+In this section we will consider various approaches and motivations to specifying the structure and appearance of a document, including: early interpreted formats (PostScript, \TeX, DVI), the Document Object Model popular in standards for web based documents (HTML, SVG), and Adobe's ubiquitous Portable Document Format (PDF). Some of these formats were discussed in a recent paper ``Pixels Or Perish'' by Hayes\cite{hayes2012pixelsor} who argues for greater interactivity in the PDF standard.
+
+\subsection{Interpreted Document Formats}
+\input{chapters/Background_Interpreted}
\rephrase{Did I just invent that terminology or did I read it in a paper? Is there actually existing terminology for this that sounds similar enough to ``Document Object Model'' for me to compare them side by side?}
\begin{itemize}
\item This model treats a document as the source code program which produces graphics
\item Arose from the desire to produce printed documents using computers (which were still limited to text only displays).
\item Typed by hand or (later) generated by a GUI program
\item PostScript  largely supersceded by PDF on the desktop but still used by printers\footnote{Desktop pdf viewers can still cope with PS, but I wonder if a smartphone pdf viewer would implement it?}
 \item \TeX  Predates PostScript! {\LaTeX } is being used to create this very document and until now I didn't even have it here!
+ \item \TeX  Predates PostScript, similar idea
\begin{itemize}
 \item I don't really want to go down the path of investigating the billion steps involved in getting \LaTeX into an actually viewable format
 \item There are interpreters (usually WYSIWYG editors) for \LaTeX though
\item Maybe if \LaTeX were more popular there would be desktop viewers that converted \LaTeX directly into graphics
\end{itemize}
\item Potential for dynamic content, interactivity; dynamic PostScript, enhanced Postscript
 \item Scientific Computing  Mathematica, Matlab, IPython Notebook  The document and the code that produces it are stored together
\item Problems with security  Turing complete, can be exploited easily
\end{itemize}
\subsection{Crippled Interpreted Model}
+\pagebreak
+\subsection{Document Object Model}\label{Document Object Model}
+\input{chapters/Background_DOM}
\rephrase{I'm pretty sure I made that one up}
+\subsection{The Portable Document Format}
\begin{itemize}
 \item PDF is PostScript but without the Turing Completeness
 \item Solves security issues, more efficient
\end{itemize}
\subsection{Document Object Model}
+\subsection{Scientific Computation Packages}
\begin{itemize}
 \item DOM = Tree of nodes; node may have attributes, children, data
 \item XML (SGML) is the standard language used to represent documents in the DOM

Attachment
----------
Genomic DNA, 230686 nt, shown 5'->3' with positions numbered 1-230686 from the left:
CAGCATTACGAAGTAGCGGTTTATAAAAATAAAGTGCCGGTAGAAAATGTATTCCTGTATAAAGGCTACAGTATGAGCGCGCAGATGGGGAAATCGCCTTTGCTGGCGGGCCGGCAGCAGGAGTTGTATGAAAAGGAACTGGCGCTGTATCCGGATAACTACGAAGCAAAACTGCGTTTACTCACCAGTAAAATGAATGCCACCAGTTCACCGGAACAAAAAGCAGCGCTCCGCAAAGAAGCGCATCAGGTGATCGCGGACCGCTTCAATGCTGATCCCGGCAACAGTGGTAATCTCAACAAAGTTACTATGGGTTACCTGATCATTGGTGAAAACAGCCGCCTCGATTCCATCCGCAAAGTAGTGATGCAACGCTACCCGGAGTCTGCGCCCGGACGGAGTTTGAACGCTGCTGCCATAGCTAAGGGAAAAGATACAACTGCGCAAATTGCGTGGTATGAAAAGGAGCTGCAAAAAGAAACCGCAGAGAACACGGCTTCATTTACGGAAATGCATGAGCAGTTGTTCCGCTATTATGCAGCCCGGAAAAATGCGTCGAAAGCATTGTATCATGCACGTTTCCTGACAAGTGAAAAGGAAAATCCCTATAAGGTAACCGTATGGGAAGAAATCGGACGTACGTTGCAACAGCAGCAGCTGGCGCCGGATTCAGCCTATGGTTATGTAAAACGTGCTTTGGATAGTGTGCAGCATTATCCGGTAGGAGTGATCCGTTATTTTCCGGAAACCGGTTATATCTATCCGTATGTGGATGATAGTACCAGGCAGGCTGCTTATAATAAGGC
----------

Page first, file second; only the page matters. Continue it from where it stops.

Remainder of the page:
\item XML is plain text
 \item SVG is a standard for a vector graphics language conforming to XML (ie: a DOM format)
 \item CSS style sheets represent more complicated styling on objects in the DOM
\end{itemize}

\subsection{Blurring the Line  Javascript}
+The document and the code that produces it are one and the same.
\begin{itemize}
 \item The document is expressed in DOM format using XML/HTML/SVG
 \item A Javascript program is run which can modify the DOM
 \item At a high level this may be simply changing attributes of elements dynamically
 \item For low level control there is canvas2D and even WebGL which gives direct access to OpenGL functions
 \item Javascript can be used to make a HTML/SVG interactive
 \begin{itemize}
 \item Overlooking the fact that the SVG standard already allows for interactive elements...
 \end{itemize}
 \item Javascript is now becoming used even in desktop environments and programs (Windows 8, GNOME 3, Cinnamon, Game Maker Studio) ({\bf shudder})
 \item There are also a range of papers about including Javascript in PDF ``Pixels or Perish'' being the only one we have actually read\cite{hayes2012pixels}
+ \item Numerical computation packages such as Mathematica and Maple use arbitrary precision floats
\begin{itemize}
 \item I have no idea how this works; PDF is based on PostScript... it seems very circular to be using a programming language to modify a document that is modelled on being a (non turing complete) program
 \item This is yet more proof that people will converge towards solutions that ``work'' rather than those that are optimal or elegant
 \item I guess it's too much effort to make HTML look like PDF (or vice versa) so we could phase one out
+ \item Mathematica is not open source which is an issue when publishing scientific research (because people who do not fork out money for Mathematica cannot verify results)